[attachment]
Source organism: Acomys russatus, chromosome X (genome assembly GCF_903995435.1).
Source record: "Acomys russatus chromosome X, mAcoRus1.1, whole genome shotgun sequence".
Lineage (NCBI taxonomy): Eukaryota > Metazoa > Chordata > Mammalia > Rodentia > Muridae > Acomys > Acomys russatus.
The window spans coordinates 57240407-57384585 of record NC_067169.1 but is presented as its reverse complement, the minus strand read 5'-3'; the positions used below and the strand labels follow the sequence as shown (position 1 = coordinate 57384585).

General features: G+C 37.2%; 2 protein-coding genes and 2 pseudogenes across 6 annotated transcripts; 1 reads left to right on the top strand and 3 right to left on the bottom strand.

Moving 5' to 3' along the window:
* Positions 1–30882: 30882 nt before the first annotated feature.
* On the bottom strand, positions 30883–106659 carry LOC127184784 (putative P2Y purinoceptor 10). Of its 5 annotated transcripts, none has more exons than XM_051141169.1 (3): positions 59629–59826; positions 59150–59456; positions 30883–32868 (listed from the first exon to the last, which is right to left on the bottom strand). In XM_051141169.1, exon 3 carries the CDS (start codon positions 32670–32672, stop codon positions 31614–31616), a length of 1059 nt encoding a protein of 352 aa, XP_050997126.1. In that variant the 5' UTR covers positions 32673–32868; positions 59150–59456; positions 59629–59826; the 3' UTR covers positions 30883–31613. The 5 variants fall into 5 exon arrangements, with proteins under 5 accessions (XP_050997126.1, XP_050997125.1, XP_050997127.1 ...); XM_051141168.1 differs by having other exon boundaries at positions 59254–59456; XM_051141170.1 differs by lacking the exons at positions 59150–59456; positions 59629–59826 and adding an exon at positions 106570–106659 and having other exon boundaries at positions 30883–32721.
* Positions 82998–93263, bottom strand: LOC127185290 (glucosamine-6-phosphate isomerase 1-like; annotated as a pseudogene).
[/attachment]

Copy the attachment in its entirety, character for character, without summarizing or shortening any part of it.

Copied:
Source organism: Acomys russatus, chromosome X (genome assembly GCF_903995435.1).
Source record: "Acomys russatus chromosome X, mAcoRus1.1, whole genome shotgun sequence".
Lineage (NCBI taxonomy): Eukaryota > Metazoa > Chordata > Mammalia > Rodentia > Muridae > Acomys > Acomys russatus.
The window spans coordinates 57240407-57384585 of record NC_067169.1 but is presented as its reverse complement, the minus strand read 5'-3'; the positions used below and the strand labels follow the sequence as shown (position 1 = coordinate 57384585).

General features: G+C 37.2%; 2 protein-coding genes and 2 pseudogenes across 6 annotated transcripts; 1 reads left to right on the top strand and 3 right to left on the bottom strand.

Moving 5' to 3' along the window:
* Positions 1–30882: 30882 nt before the first annotated feature.
* On the bottom strand, positions 30883–106659 carry LOC127184784 (putative P2Y purinoceptor 10). Of its 5 annotated transcripts, none has more exons than XM_051141169.1 (3): positions 59629–59826; positions 59150–59456; positions 30883–32868 (listed from the first exon to the last, which is right to left on the bottom strand). In XM_051141169.1, exon 3 carries the CDS (start codon positions 32670–32672, stop codon positions 31614–31616), a length of 1059 nt encoding a protein of 352 aa, XP_050997126.1. In that variant the 5' UTR covers positions 32673–32868; positions 59150–59456; positions 59629–59826; the 3' UTR covers positions 30883–31613. The 5 variants fall into 5 exon arrangements, with proteins under 5 accessions (XP_050997126.1, XP_050997125.1, XP_050997127.1 ...); XM_051141168.1 differs by having other exon boundaries at positions 59254–59456; XM_051141170.1 differs by lacking the exons at positions 59150–59456; positions 59629–59826 and adding an exon at positions 106570–106659 and having other exon boundaries at positions 30883–32721.
* Positions 82998–93263, bottom strand: LOC127185290 (glucosamine-6-phosphate isomerase 1-like; annotated as a pseudogene).